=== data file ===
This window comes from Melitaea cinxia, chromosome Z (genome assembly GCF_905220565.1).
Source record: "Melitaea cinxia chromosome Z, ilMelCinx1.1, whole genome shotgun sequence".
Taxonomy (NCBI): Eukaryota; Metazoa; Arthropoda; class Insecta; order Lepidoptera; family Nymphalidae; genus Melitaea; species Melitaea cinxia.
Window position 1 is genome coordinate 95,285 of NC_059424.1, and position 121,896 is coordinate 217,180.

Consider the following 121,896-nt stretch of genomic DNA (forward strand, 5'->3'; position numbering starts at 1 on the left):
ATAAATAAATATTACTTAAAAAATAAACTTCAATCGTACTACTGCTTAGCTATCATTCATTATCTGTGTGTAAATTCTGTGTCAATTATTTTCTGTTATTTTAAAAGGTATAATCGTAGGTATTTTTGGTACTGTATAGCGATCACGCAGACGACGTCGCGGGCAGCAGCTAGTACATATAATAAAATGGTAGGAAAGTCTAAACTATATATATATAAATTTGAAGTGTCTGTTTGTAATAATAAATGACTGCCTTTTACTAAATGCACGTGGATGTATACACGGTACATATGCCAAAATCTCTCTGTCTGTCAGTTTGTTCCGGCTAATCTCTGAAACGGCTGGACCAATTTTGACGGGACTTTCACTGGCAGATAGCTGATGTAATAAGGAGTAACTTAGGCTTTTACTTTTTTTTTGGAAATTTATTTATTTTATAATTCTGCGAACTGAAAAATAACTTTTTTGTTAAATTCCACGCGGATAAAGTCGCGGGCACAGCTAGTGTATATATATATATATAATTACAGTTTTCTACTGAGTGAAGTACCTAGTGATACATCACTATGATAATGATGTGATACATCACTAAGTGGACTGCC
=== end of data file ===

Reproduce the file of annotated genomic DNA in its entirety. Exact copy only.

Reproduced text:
This window comes from Melitaea cinxia, chromosome Z (genome assembly GCF_905220565.1).
Source record: "Melitaea cinxia chromosome Z, ilMelCinx1.1, whole genome shotgun sequence".
Taxonomy (NCBI): Eukaryota; Metazoa; Arthropoda; class Insecta; order Lepidoptera; family Nymphalidae; genus Melitaea; species Melitaea cinxia.
Window position 1 is genome coordinate 95,285 of NC_059424.1, and position 121,896 is coordinate 217,180.

Consider the following 121,896-nt stretch of genomic DNA (forward strand, 5'->3'; position numbering starts at 1 on the left):
ATAAATAAATATTACTTAAAAAATAAACTTCAATCGTACTACTGCTTAGCTATCATTCATTATCTGTGTGTAAATTCTGTGTCAATTATTTTCTGTTATTTTAAAAGGTATAATCGTAGGTATTTTTGGTACTGTATAGCGATCACGCAGACGACGTCGCGGGCAGCAGCTAGTACATATAATAAAATGGTAGGAAAGTCTAAACTATATATATATAAATTTGAAGTGTCTGTTTGTAATAATAAATGACTGCCTTTTACTAAATGCACGTGGATGTATACACGGTACATATGCCAAAATCTCTCTGTCTGTCAGTTTGTTCCGGCTAATCTCTGAAACGGCTGGACCAATTTTGACGGGACTTTCACTGGCAGATAGCTGATGTAATAAGGAGTAACTTAGGCTTTTACTTTTTTTTTGGAAATTTATTTATTTTATAATTCTGCGAACTGAAAAATAACTTTTTTGTTAAATTCCACGCGGATAAAGTCGCGGGCACAGCTAGTGTATATATATATATATAATTACAGTTTTCTACTGAGTGAAGTACCTAGTGATACATCACTATGATAATGATGTGATACATCACTAAGTGGACTGCC